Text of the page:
With covid-19 placing unprecedented pressure on India’s creaking healthcare system, the domestic industry has exhibited exemplary resilience in battling the pandemic by bringing about changes to traditional ways of healthcare delivery, besides innovating at a rapid pace to tackle the crisis.
India witnessed major changes in its healthcare infrastructure and functioning to deal with the highly infectious disease. The government was quick to adopt digitization of data with the launch of the much-awaited National Digital Health Mission, besides investing in research and innovation, and prodding health-tech startups to play an active role in facilitating healthcare delivery.
The Centre also relaxed regulations to allow telemedicine and e-pharmacy platforms offer doctor consultations to avoid crowding at hospitals during the pandemic. The innovative solutions offered by these platforms are now here to stay even in a post-covid world.
“Successful covid-19 management through digitization has shown that there may be a single platform for effective and efficient global and local public health management. Synergistic innovations in tracing, tracking, targeting, trending, tele-medicine and transport services in ‘real-time or near real-time’ cumulatively combined with our existing knowledge of past pandemics and networked with human expertise—all on one digital platform—is perhaps the one success model, that will be surely sustained and even scaled up beyond covid-19,” said Suresh Munuswamy, assistant professor, Indian Institute of Public Health, Hyderabad.
The pandemic led to a massive rise in the use of artificial intelligence (AI) in diagnosing covid-19 from chest X-Rays or CT scans. Validation and testing of such algorithms remained a challenge since it generally takes multi-departmental collaboration between clinicians, data scientists and engineers to conduct a validation study on AI. Research group CARING (Centre for Advanced Research in Imaging, Neurosciences and Genomics), which was incubated at diagnostics service providers Mahajan Imaging, used an automated technology platform called CARPL to validate algorithms used to diagnose covid-19. Government bodies used these technologies to help diagnose covid-19.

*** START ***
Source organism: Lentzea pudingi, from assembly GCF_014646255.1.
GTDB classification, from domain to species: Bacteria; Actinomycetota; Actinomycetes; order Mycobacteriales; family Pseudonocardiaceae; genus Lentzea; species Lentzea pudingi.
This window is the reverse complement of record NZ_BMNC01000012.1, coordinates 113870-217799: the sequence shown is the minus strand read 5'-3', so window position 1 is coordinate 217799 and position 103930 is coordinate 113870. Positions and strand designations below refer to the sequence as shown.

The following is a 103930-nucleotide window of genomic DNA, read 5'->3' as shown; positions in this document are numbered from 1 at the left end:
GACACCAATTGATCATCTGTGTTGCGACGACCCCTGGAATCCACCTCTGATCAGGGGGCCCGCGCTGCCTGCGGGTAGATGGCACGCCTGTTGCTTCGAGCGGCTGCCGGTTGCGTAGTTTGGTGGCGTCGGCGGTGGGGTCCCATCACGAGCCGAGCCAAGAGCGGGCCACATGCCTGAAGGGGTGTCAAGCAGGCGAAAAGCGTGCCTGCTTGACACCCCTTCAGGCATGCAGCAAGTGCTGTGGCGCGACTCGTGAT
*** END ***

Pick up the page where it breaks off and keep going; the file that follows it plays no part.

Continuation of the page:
“Essentially, CARPL automated the running of an AI algorithm, the labelling of data for testing, and subsequent statistical metrics. Doctors can then interact with the AI algorithm to build an opinion about the performance of the AI by reviewing failed and successful cases,” said Vidur Mahajan, head of research, CARING.
“Overall, during the covid-19 pandemic CARPL quietly worked in the background, helping test AI algorithms, and giving radiologists and researchers across India an opportunity to quickly build, test and deploy algorithms for the service of the country. The technology will now be used for many other medical conditions,” he said.
The covid-19 pandemic also forced the central government-run hospitals to upgrade their infrastructure and find new ways to handle patients of infectious diseases such as tuberculosis. “The kind of innovative healthcare infrastructure we have today was never there before. We now have separate areas for covid patients, but this is irreversible. These wards and separate areas will be used for other infectious diseases in the future,” said Jitendra Arora, director, Pradhan Mantri Swasthya Suraksha Yojana (PMSSY), Union health ministry.
India currently has more than 10 million persons infected with covid-19. With the increasing disease burden, the challenge was to expand testing numbers due to limited availability of reagents for diagnostic kits for covid-19. The RT-PCR kits were the gold standard for confirming coronavirus infections, and over-reliance on imports for procurement of kits and limited availability proved to be a significant bottleneck.
The Indian government quickly entered into a partnership with The Rockefeller Foundation, an American private foundation, working on science, data, policy and innovation related to health, food, power and economic mobility. The foundation started work at the Center for Cellular and Molecular Platforms (C-CAMP) to anchor the Indigenization of Diagnostics (InDx) programme for scaling up indigenous manufacturing of high-quality reagents, components and critical raw material. This project sought to address not only the covid-19 crisis but also to build sustainable solutions for the future by expanding high-quality, low-cost molecular diagnostics to improve the overall healthcare system for the long run.
“The amplitude of the crisis created by covid-19 has necessitated the identification of appropriate innovative solutions and ensuring its translation to scalable business models for sustainability, economic profitability, social capital or positive environmental outcome,” said Chandrajit Banerjee, director-general, Confederation of Indian Industry.
“The covid-19 crisis has created ample opportunities for creative disruption. While it has resulted in stimulating the interest in innovative solutions for health, it has also facilitated solutions for areas such as remote working, distance education, e-commerce, and mobility,” added Banerjee.